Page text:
On July 2, 1962, Francois Truffaut wrote to Alfred Hitchcock, proposing a series of in-depth interviews. Truffaut had directed three movies, including The 400 Blows and Jules and Jim. He revered Hitchcock as a great artist and said so.
The older man was touched. Hitchcock was 63, at the height of his popularity after Psycho but without the critical acclaim to go with it. Being known as The Master of Suspense is not the same as The Master. Hitchcock, sensitive and proud, invited Truffaut to meet with him on the Universal Studios lot.
Truffaut prepared assiduously and arrived at Universal on Aug. 12 with a translator, Helen Scott. Hitchcock showed him a rough cut of The Birds the following morning and they began a series of conversations that changed film history. Truffaut’s book about Hitchcock, published in English in 1967, was a revelation: One director sat down with another and discussed, in detail, sometimes shot for shot, how he made his movies. Truffaut, a journalist and critic as well as a director, was an eager and informed interviewer; Hitchcock, flattered at the younger man’s knowledge and attention, willingly gave up his secrets.
The book lifted Hitchcock’s reputation from that of a genre craftsman to the pantheon of filmmakers. He became the leading example of the auteur theory, developed by Truffaut and others in the French New Wave, which posits that the director is the primary creative force, the author of the film, ahead of producers, writers and actors.
More importantly, Truffaut’s book became a bible for filmmakers. David Fincher, Martin Scorsese, Olivier Assayas, Richard Linklater and Peter Bogdanovich swear by it and sing its praises in Hitchcock/Truffaut, a documentary by Kent Jones. Wes Anderson describes his copy as “not even a book anymore. It’s just a stack of papers with a rubber band around it.”
The documentary is really just an extension of the book, with clips from the movies and commentary by the directors. That’s more than enough, although I would have liked a little more on Truffaut’s life and career. There are excerpts from the 26 hours of interviews (many available online) and a few stills from the sessions. One of the best moments was when Truffaut brings up a scene from The 400 Blows.
“Describe it to me,” Hitchcock says, direct as ever.
Truffaut does as the scene is shown onscreen. A boy (Truffaut’s alter ego, Antoine Doinel) skips school with a friend and sees his mother on the street with a man who’s not his stepfather. Mother and son catch each other in a transgression and are safe from punishment.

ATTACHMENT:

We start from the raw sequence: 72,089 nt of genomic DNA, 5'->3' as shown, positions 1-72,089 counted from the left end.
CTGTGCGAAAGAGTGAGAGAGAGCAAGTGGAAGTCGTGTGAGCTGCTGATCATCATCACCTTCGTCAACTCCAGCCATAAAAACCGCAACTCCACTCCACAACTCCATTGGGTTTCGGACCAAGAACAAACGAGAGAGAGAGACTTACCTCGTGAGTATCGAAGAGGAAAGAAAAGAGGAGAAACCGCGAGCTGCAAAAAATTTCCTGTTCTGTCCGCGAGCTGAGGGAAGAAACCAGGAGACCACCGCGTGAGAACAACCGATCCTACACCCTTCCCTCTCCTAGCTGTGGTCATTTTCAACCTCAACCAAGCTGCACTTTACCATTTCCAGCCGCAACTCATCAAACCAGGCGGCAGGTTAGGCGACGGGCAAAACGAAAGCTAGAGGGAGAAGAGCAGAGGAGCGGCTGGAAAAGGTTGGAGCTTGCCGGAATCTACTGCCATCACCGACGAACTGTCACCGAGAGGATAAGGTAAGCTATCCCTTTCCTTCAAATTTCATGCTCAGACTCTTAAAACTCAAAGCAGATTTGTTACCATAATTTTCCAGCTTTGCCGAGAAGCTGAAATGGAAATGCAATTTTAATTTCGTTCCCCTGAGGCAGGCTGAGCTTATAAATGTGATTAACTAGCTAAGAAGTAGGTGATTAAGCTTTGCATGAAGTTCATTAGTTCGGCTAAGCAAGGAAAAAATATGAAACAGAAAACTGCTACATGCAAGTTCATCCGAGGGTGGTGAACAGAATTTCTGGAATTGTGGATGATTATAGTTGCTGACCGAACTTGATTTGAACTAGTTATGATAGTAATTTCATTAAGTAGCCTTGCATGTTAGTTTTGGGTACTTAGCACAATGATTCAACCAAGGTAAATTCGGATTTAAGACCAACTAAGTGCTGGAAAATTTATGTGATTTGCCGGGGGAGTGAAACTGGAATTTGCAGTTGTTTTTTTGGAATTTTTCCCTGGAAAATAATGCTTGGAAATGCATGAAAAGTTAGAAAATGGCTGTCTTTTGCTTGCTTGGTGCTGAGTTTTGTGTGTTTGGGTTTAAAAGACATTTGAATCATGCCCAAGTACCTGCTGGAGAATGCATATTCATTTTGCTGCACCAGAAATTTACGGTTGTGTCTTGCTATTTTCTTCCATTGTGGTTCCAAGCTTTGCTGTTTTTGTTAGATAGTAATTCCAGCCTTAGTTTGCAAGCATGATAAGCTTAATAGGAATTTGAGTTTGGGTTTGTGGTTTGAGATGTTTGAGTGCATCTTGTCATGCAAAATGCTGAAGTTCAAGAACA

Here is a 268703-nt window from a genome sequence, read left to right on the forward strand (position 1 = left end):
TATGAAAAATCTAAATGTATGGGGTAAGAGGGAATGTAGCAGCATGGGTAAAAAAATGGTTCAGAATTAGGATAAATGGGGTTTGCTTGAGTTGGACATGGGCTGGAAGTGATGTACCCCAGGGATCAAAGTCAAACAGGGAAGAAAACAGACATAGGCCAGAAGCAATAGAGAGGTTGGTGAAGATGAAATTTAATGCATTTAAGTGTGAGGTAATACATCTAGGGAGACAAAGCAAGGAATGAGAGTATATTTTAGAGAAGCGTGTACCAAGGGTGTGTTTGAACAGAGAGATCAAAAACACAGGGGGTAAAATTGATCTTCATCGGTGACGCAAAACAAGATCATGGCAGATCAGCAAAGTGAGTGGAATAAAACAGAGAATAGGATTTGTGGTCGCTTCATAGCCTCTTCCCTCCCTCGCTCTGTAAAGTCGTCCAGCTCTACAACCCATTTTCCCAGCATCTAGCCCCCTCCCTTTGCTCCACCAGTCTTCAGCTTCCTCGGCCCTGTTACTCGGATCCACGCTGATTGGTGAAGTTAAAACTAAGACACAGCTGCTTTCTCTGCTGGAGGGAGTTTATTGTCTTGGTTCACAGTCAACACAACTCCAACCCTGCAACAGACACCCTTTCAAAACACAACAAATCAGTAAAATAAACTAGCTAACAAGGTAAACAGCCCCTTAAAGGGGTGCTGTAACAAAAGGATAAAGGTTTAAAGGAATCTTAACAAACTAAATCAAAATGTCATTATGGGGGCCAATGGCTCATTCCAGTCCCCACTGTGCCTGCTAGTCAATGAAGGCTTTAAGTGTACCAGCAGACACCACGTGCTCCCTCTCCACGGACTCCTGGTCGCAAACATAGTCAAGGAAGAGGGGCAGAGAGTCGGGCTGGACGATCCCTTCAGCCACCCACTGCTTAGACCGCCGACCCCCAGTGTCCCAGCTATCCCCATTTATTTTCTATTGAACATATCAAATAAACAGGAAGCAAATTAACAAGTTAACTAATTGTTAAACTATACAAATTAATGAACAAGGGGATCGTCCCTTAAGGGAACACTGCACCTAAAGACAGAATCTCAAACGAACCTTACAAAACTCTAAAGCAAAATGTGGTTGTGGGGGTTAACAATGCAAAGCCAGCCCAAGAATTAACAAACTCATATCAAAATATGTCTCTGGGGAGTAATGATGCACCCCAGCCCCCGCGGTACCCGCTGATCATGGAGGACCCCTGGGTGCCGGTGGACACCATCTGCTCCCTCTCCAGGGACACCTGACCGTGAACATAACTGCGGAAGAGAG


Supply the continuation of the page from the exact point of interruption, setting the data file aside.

Hitchcock listens and offers his opinion: I would have shot it without dialogue.
It’s a fascinating exchange that illustrates two distinct approaches. Hitchcock started his career in silent movies and was a visual storyteller, maybe the best ever at using the camera and controlling everything in the frame. Truffaut was a talker who put a premium on dialogue. One favored pictures over words; the other felt the opposite. (Although that’s simplistic: Hitchcock’s movies are full of wonderful dialogue, and Truffaut knew how to compose and shoot.)
The bulk of Hitchcock/Truffaut is an explication of Hitchcock’s masterpieces from the 1950s and ’60s: The Wrong Man, Vertigo, Psycho and The Birds. The guys, all the directors interviewed are men, pick over how Hitchcock’s obsessions informed particular shots. It’s duck soup for cinephiles — listen to the excitement in James Gray’s voice when he describes Kim Novak coming out of the bathroom in Vertigo as the single greatest moment in the history of the movies. Scorsese prefers Psycho and sees it as the dividing line when modern cinema became dangerous.
Truffaut and Hitchcock died within four years of each other; Hitchcock at 80 and Truffaut at 52 of cancer. They became friends during those few days in 1962 — Hitchcock took Truffaut to dinner at his favorite restaurant, Perino’s — and remained so for the rest of their lives.
With: David Fincher, Wes Anderson, Olivier Assayas, Peter Bogdanovich, James Gray, Richard Linklater, Martin Scorsese.
Director: Kent Jones.
Screenwriters: Serge Koubiana and Kent Jones.
A Cohen Media Group release. Running time: 79 minutes. Brief violent images, suggestive material. In Miami-Dade: Miami Beach Cinematheque; in Broward: Cinema Paradiso Fort Lauderdale.